The following is a short essay I wrote for a series called Simplicity In Action on a blog I’ve been following called Be More With Less. I’ve recently made great efforts to simplify and minimize the ‘stuff’ in my life. It’s hard work and constantly in progress. This story is more about taking in a simple moment but I hope to continue to post stories about how this concept has had a positive impact in my life.
Most people say that having kids makes life more complicated. I disagree. Having children has given me the gift of recognizing and appreciating life’s simple moments.
One fall day in an attempt to get some exercise, I bundle up my two-year old daughter and three month old son and buckle them in the stroller. I leash the dog and begin walking hastily to get some calories burned. After we’ve walked for a while my daughter asks, “Mom, get out?” I look up. The sun is shining and the dog frolics in the trail beyond as we head in her direction. I would want to get out too, I think to myself. I decide to forego the extra calories and let her out of the stroller. She picks up a stick and examines it with scientific expertise. I pick one up, too, and draw a sun in the dirt. “Sun,” she says with exclamation. Then I draw a moon. “Moon,” she says with confidence. We share affirming glances and then some ducks are heard quacking from behind. “Ducks! Look mama!” as she points to the lake. I turn around and see her silhouette beaming in the sunlight. She turns and smiles at me and then runs further down the path. I close my eyes and drink in the moment of simple pleasure.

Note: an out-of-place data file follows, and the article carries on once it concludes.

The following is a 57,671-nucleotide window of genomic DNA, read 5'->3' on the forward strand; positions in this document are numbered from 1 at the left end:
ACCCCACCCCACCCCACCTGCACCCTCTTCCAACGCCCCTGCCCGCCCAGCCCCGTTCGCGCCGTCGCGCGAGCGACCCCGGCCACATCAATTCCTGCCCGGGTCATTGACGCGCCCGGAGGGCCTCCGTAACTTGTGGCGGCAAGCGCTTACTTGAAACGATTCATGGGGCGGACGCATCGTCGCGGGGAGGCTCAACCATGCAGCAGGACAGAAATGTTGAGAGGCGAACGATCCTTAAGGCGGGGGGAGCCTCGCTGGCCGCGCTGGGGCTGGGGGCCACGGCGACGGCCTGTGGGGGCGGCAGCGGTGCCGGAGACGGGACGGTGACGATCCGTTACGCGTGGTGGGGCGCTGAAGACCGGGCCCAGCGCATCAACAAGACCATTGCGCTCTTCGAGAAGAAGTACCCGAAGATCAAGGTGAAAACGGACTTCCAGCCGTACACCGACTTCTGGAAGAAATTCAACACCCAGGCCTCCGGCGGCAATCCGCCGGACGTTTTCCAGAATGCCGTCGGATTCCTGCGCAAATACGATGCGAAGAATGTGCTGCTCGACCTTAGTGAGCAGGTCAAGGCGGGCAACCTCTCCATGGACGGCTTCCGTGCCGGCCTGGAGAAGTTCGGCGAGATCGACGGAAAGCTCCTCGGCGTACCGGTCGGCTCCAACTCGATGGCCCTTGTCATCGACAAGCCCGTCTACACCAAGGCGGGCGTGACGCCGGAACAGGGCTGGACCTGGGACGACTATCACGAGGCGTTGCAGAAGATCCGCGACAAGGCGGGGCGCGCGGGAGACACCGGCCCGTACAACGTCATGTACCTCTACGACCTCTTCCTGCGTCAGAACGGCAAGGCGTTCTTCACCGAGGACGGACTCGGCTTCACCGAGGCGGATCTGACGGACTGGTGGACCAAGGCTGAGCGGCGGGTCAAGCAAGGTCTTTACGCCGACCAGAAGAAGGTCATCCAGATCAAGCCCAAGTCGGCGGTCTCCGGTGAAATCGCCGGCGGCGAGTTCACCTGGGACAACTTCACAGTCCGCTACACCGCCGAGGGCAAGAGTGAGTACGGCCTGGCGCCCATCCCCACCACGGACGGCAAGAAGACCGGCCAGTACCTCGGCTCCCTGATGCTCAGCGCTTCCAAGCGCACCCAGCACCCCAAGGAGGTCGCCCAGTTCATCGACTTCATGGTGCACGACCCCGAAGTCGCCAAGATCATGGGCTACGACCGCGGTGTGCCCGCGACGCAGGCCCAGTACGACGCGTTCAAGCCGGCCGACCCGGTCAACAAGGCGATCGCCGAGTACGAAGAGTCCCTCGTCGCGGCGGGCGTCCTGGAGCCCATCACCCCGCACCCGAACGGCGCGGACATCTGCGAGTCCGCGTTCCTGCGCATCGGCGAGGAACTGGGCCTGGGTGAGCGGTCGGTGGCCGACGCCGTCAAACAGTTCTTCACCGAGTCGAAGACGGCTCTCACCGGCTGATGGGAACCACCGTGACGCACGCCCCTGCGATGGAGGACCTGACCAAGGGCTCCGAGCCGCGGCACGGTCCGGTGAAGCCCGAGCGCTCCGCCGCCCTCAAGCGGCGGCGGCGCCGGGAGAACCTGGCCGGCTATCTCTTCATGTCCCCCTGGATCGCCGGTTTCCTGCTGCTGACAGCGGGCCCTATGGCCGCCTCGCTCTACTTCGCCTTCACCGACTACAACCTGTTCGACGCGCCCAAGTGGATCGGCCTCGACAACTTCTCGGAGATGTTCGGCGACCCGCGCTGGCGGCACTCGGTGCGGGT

Beyond the love we give our children I think the most important skill we can offer them is patience. Patience to let them climb the stairs by themselves; patience to give them the control to pick out their own clothes; patience when they deliberately draw on the wall after multiple pleads for the construction paper.
Although much of our patience can be found in discipline or tiresome moments, such as waiting for the shoes to be tied, what it truly translates to is slowing down. A child’s pace of life is sometimes oh, so frustrating, but if we allow ourselves to slow down we can also capture precious opportunities for bonding and growth.
My father always says, “It’s the journey, not the destination.” Although I am not perfect, I strive to give my children the memories that are made through out a journey rather than a rush to the finish line. And this is the beauty of it all: they return that patience, that time, with simple moments of beauty that I will cherish in my heart forever. The gift of time is really the best gift of all.